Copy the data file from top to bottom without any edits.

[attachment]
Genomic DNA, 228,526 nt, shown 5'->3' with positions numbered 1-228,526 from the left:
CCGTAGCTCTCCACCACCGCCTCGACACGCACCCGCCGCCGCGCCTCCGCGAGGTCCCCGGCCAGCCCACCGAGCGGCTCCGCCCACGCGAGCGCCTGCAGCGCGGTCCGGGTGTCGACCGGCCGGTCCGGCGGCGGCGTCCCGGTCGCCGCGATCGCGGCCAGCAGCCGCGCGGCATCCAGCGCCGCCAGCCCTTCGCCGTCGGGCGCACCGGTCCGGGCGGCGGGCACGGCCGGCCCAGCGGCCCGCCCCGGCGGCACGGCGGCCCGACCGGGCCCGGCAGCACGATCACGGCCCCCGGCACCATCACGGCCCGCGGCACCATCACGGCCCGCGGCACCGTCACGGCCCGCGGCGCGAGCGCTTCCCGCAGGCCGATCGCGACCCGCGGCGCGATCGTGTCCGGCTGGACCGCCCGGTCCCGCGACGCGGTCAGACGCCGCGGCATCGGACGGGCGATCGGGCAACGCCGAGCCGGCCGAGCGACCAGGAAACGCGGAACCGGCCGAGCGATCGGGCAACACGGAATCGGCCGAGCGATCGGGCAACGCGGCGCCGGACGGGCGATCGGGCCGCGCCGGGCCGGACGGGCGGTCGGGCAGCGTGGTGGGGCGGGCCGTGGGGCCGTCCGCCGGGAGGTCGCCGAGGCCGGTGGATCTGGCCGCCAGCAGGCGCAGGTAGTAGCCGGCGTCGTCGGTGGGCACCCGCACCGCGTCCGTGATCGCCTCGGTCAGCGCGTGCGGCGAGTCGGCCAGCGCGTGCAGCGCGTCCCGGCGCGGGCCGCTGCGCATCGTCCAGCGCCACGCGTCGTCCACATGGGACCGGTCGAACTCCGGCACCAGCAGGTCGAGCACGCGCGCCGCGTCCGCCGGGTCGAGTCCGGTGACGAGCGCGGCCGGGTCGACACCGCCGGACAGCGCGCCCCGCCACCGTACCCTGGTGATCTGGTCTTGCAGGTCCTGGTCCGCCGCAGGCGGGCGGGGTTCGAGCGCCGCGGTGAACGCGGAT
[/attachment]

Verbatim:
Genomic DNA, 228,526 nt, shown 5'->3' with positions numbered 1-228,526 from the left:
CCGTAGCTCTCCACCACCGCCTCGACACGCACCCGCCGCCGCGCCTCCGCGAGGTCCCCGGCCAGCCCACCGAGCGGCTCCGCCCACGCGAGCGCCTGCAGCGCGGTCCGGGTGTCGACCGGCCGGTCCGGCGGCGGCGTCCCGGTCGCCGCGATCGCGGCCAGCAGCCGCGCGGCATCCAGCGCCGCCAGCCCTTCGCCGTCGGGCGCACCGGTCCGGGCGGCGGGCACGGCCGGCCCAGCGGCCCGCCCCGGCGGCACGGCGGCCCGACCGGGCCCGGCAGCACGATCACGGCCCCCGGCACCATCACGGCCCGCGGCACCATCACGGCCCGCGGCACCGTCACGGCCCGCGGCGCGAGCGCTTCCCGCAGGCCGATCGCGACCCGCGGCGCGATCGTGTCCGGCTGGACCGCCCGGTCCCGCGACGCGGTCAGACGCCGCGGCATCGGACGGGCGATCGGGCAACGCCGAGCCGGCCGAGCGACCAGGAAACGCGGAACCGGCCGAGCGATCGGGCAACACGGAATCGGCCGAGCGATCGGGCAACGCGGCGCCGGACGGGCGATCGGGCCGCGCCGGGCCGGACGGGCGGTCGGGCAGCGTGGTGGGGCGGGCCGTGGGGCCGTCCGCCGGGAGGTCGCCGAGGCCGGTGGATCTGGCCGCCAGCAGGCGCAGGTAGTAGCCGGCGTCGTCGGTGGGCACCCGCACCGCGTCCGTGATCGCCTCGGTCAGCGCGTGCGGCGAGTCGGCCAGCGCGTGCAGCGCGTCCCGGCGCGGGCCGCTGCGCATCGTCCAGCGCCACGCGTCGTCCACATGGGACCGGTCGAACTCCGGCACCAGCAGGTCGAGCACGCGCGCCGCGTCCGCCGGGTCGAGTCCGGTGACGAGCGCGGCCGGGTCGACACCGCCGGACAGCGCGCCCCGCCACCGTACCCTGGTGATCTGGTCTTGCAGGTCCTGGTCCGCCGCAGGCGGGCGGGGTTCGAGCGCCGCGGTGAACGCGGAT